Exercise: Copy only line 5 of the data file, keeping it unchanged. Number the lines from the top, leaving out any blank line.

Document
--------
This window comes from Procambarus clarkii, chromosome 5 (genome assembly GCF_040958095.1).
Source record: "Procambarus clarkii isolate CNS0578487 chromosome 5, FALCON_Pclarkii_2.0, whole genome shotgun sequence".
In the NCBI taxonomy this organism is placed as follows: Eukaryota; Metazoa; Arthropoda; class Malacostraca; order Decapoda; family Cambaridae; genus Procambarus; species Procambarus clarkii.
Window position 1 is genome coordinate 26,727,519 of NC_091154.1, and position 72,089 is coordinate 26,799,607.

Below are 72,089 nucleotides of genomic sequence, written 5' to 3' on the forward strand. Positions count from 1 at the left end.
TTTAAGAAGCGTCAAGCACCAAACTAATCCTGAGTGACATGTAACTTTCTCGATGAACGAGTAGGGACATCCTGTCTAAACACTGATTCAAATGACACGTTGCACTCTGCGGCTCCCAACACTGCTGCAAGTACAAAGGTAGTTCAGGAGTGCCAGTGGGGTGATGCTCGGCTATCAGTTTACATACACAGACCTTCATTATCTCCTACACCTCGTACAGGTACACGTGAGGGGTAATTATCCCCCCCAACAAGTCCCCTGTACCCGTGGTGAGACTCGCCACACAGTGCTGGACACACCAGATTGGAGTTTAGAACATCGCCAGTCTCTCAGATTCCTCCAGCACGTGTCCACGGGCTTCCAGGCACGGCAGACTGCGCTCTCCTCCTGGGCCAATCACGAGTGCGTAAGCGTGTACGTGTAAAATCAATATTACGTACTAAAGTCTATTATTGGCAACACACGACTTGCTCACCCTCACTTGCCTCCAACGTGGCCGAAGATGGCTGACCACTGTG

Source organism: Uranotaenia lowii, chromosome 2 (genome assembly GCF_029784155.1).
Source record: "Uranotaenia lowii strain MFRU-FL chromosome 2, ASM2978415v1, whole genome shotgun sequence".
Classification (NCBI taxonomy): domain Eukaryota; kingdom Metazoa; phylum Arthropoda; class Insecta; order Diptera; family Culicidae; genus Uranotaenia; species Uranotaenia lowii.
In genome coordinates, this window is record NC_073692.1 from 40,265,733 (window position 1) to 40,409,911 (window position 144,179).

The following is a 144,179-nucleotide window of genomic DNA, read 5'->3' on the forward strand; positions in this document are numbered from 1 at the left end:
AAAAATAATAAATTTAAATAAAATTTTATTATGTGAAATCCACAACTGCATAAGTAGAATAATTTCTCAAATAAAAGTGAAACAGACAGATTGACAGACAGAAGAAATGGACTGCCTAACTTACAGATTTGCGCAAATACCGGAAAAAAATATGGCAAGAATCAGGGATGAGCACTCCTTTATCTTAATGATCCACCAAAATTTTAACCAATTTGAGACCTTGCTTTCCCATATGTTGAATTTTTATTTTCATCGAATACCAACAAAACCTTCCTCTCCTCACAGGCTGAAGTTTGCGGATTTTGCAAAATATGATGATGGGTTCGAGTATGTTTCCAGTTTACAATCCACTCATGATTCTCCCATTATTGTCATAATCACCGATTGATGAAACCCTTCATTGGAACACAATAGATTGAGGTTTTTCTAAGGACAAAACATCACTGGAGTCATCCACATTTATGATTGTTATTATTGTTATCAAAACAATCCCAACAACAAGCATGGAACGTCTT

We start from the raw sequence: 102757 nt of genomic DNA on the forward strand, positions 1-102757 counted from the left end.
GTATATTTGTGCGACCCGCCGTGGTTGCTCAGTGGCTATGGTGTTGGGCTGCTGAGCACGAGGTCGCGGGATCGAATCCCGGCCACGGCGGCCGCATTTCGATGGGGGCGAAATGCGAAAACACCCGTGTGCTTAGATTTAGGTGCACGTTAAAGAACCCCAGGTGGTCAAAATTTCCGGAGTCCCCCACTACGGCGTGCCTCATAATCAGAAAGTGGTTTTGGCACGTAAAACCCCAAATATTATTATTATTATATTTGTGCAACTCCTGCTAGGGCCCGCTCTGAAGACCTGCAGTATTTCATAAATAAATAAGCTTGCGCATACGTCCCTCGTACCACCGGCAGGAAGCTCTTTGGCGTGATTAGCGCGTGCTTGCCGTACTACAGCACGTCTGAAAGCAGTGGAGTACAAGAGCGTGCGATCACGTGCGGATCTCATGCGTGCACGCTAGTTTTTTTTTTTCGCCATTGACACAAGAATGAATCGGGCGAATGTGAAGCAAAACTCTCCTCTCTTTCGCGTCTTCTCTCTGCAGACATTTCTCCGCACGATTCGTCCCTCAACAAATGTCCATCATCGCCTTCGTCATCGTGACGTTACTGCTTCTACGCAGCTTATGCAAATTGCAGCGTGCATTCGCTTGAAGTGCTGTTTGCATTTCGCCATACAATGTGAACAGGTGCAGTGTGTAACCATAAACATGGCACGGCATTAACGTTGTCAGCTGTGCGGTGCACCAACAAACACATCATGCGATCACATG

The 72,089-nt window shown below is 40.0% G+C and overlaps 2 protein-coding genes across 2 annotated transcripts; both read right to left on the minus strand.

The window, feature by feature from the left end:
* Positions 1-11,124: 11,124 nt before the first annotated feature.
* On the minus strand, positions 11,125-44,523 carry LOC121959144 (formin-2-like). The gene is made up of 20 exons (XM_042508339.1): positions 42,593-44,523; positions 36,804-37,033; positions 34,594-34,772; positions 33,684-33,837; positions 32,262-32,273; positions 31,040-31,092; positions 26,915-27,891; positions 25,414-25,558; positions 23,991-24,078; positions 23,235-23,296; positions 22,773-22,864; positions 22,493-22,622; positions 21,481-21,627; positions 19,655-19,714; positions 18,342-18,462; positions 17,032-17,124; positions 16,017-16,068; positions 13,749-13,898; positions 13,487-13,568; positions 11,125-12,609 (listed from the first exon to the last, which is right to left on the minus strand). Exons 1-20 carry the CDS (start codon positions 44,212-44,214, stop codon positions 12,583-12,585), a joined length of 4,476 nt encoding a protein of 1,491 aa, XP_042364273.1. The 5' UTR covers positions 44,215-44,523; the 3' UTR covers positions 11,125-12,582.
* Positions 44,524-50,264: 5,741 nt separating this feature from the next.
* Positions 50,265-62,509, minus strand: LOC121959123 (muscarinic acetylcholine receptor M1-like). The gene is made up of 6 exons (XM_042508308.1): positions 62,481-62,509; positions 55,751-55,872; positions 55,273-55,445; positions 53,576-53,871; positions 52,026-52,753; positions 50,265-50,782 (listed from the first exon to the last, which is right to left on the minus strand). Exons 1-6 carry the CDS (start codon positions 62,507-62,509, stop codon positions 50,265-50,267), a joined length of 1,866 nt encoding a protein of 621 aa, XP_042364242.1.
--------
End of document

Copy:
Below are 72,089 nucleotides of genomic sequence, written 5' to 3' on the forward strand. Positions count from 1 at the left end.